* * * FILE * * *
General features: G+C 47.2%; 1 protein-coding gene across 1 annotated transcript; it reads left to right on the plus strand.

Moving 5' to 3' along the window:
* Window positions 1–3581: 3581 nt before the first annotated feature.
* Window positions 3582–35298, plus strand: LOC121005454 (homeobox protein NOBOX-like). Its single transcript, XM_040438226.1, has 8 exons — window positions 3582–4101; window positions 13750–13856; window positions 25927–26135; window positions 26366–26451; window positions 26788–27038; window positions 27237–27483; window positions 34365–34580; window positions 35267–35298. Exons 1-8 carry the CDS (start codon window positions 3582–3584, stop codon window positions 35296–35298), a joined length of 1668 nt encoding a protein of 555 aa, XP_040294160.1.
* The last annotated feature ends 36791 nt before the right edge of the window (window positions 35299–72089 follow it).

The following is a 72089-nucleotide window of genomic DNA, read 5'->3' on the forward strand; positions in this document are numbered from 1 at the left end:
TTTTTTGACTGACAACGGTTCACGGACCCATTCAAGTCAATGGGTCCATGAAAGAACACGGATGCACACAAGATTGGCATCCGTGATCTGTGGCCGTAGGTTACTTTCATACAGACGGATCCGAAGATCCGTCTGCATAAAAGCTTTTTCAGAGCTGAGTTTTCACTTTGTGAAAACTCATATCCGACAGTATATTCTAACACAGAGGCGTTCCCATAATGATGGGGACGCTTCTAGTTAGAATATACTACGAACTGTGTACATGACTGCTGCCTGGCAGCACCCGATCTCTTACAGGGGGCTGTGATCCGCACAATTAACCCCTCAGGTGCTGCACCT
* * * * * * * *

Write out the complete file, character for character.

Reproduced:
General features: G+C 47.2%; 1 protein-coding gene across 1 annotated transcript; it reads left to right on the plus strand.

Moving 5' to 3' along the window:
* Window positions 1–3581: 3581 nt before the first annotated feature.
* Window positions 3582–35298, plus strand: LOC121005454 (homeobox protein NOBOX-like). Its single transcript, XM_040438226.1, has 8 exons — window positions 3582–4101; window positions 13750–13856; window positions 25927–26135; window positions 26366–26451; window positions 26788–27038; window positions 27237–27483; window positions 34365–34580; window positions 35267–35298. Exons 1-8 carry the CDS (start codon window positions 3582–3584, stop codon window positions 35296–35298), a joined length of 1668 nt encoding a protein of 555 aa, XP_040294160.1.
* The last annotated feature ends 36791 nt before the right edge of the window (window positions 35299–72089 follow it).

The following is a 72089-nucleotide window of genomic DNA, read 5'->3' on the forward strand; positions in this document are numbered from 1 at the left end:
TTTTTTGACTGACAACGGTTCACGGACCCATTCAAGTCAATGGGTCCATGAAAGAACACGGATGCACACAAGATTGGCATCCGTGATCTGTGGCCGTAGGTTACTTTCATACAGACGGATCCGAAGATCCGTCTGCATAAAAGCTTTTTCAGAGCTGAGTTTTCACTTTGTGAAAACTCATATCCGACAGTATATTCTAACACAGAGGCGTTCCCATAATGATGGGGACGCTTCTAGTTAGAATATACTACGAACTGTGTACATGACTGCTGCCTGGCAGCACCCGATCTCTTACAGGGGGCTGTGATCCGCACAATTAACCCCTCAGGTGCTGCACCT